Thursday, June 28, 2018

Review: HAP & HAZARD AND THE END OF THE WORLD by Diane DeSanders

I reviewed Hap & Hazard and the End of the World: A Novel (Bellevue Literary Press) by Diane DeSanders for Lone Star Literary Life. "This is not a romanticized version of childhood, though the conclusion is pitch-perfect. This is a girl discovering cause and effect, exploring boundaries, feeling for the shape of her life, like the bullfrog trapped in their backyard swimming pool, “ranging the shape and size of the pool, being the shape and size of the pool, forgetting that there was ever anything else but the shape and size of the pool.”

Diane DeSanders
Hap & Hazard and the End of the World: A Novel
Bellevue Literary Press
Paperback, 978-1-9426-5836-8 (also available as an e-book, an audio book, and on Audible), 288 pgs., $16.99
January 9, 2018

Dick and Jane are well off, living with their three daughters in late 1940s Dallas when there were still cows and cotton fields out Preston Road. There are maids, cooks, yardmen, shopping at Neiman’s, dining at the Adolphus, and garden parties where the women are “talking chummily yet guardedly together out on the patio with their beautiful clothes and their diamond-cut ankles, sleek birds circling, feathers out.”

But Dick returned injured and broken from World War II. He’s in constant pain that mixes into an unstable compound with humiliation and frustration at his disfavored status at his father’s car dealership, Lone Star Oldsmobile and Cadillac, where he plays second to his brother. Dick explodes frequently and violently at “intolerable imperfections,” terrorizing his family, friends, pets, strangers, and inanimate objects.

The story is told through the first-person narration of the oldest daughter, seven years old, an anxious, imaginative child, adrift, neglected and lonely, confused by the grown-ups whom she should be able to trust to protect her. “If only I could have a big brother or even a big sister,” she laments, “someone older, or just someone—I need someone—who will tell me at least what it is that we are pretending.”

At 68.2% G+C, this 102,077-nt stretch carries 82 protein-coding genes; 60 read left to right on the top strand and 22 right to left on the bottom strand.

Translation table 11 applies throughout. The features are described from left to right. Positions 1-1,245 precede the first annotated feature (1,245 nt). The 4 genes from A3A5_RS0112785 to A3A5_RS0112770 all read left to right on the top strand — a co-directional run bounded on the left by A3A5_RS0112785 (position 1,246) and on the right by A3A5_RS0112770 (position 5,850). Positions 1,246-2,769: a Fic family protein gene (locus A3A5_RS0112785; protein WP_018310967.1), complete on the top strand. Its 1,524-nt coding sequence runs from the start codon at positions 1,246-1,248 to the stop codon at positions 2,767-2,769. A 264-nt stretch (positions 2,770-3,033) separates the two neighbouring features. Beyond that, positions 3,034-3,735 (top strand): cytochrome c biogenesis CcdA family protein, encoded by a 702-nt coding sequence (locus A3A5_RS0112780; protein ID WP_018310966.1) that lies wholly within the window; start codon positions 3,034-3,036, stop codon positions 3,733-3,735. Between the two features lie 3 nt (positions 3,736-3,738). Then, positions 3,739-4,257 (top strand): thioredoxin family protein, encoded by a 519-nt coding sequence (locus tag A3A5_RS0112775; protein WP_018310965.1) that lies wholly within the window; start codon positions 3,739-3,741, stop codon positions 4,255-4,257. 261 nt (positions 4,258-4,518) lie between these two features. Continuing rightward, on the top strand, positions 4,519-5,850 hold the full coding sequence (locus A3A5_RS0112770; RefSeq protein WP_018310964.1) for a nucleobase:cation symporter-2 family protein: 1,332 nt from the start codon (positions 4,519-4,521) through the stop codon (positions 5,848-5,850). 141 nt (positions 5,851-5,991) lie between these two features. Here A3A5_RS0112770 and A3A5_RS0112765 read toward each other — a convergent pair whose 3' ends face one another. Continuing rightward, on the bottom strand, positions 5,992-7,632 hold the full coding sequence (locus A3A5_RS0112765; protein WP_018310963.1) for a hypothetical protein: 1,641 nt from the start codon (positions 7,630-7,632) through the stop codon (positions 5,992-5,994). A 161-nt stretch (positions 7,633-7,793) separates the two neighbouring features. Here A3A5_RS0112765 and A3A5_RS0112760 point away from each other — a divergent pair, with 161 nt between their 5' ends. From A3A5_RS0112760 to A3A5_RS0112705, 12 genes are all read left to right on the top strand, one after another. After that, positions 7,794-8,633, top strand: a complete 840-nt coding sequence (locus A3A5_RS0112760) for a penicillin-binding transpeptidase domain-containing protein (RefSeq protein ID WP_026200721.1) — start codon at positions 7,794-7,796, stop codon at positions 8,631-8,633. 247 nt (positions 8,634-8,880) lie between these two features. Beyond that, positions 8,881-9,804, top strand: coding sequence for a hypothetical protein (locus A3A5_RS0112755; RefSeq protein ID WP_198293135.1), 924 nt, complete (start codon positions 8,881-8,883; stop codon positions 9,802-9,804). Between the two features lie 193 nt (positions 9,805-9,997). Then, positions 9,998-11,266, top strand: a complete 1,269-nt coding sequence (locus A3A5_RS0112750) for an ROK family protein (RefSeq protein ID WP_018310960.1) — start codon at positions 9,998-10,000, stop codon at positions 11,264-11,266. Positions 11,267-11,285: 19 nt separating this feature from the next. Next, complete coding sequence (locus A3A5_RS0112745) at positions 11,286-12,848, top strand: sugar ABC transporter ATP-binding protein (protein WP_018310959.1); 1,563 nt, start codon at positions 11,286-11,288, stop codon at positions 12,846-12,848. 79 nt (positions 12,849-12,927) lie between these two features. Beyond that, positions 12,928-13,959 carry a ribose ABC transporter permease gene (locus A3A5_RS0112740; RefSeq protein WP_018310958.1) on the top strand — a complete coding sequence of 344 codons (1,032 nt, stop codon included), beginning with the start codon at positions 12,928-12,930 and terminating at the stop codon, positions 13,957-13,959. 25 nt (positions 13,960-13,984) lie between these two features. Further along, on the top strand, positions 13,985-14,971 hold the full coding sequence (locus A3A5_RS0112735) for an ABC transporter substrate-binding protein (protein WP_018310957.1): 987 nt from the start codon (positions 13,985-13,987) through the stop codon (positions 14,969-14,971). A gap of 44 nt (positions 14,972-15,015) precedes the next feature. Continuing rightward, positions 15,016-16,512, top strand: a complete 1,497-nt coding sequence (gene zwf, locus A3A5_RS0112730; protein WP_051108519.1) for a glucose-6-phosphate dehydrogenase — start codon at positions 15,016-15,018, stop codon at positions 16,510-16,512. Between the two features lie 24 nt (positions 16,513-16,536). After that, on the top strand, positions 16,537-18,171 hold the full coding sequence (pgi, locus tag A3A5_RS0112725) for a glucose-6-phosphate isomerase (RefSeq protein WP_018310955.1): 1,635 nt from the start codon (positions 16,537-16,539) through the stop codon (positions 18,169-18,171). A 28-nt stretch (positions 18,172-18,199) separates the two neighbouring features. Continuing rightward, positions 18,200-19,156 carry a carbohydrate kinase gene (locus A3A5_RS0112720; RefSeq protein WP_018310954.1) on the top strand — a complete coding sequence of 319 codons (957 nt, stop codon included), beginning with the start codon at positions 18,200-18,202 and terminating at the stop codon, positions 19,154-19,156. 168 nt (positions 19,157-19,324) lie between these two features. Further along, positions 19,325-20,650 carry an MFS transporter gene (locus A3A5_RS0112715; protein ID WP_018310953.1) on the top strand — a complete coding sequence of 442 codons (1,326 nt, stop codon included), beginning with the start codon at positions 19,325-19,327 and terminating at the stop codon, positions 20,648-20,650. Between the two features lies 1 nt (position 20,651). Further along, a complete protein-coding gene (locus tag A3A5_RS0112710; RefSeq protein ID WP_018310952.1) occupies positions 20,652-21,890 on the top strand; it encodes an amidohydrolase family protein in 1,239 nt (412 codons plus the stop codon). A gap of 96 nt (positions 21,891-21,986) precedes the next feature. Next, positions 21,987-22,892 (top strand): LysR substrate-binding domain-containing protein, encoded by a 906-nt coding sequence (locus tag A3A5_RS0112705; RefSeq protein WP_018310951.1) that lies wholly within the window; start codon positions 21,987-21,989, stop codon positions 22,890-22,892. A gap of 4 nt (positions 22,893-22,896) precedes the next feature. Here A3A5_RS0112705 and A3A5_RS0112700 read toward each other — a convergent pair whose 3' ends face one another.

Hap & Hazard and the End of the World: A Novel is Diane DeSanders’s first book. DeSanders is a fifth-generation Texan who inexplicably lives in Brooklyn, New York. Happily, her Texan bona fides are on ample display in this charming yet heart-wrenching debut about a single tumultuous, pivotal year in the life of a young girl.

In Anna Karenina, Leo Tolstoy wrote, “Happy families are all alike; every unhappy family is unhappy in its own way.” The author’s choice of Dick and Jane for the parents’ names tells us that this unhappy family is not unusual, is in fact typical in the fact of their unhappiness, but the details are important, as is the fact that the child narrator remains nameless.

She relates vignettes representative of the good, the bad, and the ugly of this coming-of-age year, full of pathos in the partial understanding and magical thinking of a child. She desperately wants to believe, to have faith, in all sorts of things—God, Santa Claus, the Easter Rabbit, the adults she must depend upon—but her inquisitive mind demands proof. “I think some stories are real and some are not,” she thinks, “but grown-ups do not seem to want to tell you which are which.”

DeSanders’s word choices are precise, her style fluid, her imagery frequently delightful, as when Aunt Celeste shuffles cards for bridge, “her fingers dancers, the cards acrobats.” The child who narrates her world is sometimes daydreaming, sometimes caught in the rain (“I run out, climb the slippery wooden fence, run, slip on wet grass, fall down, get up, run, run, run”). She negotiates high-stakes playground politics (“a contest as vicious as that in any chicken yard”). Other times she’s sweetly comic: “I’d recently realized grown-ups don’t know what you’re doing if they’re not looking at you,” she tells us. “Although you have to watch out for the sides of their eyes.”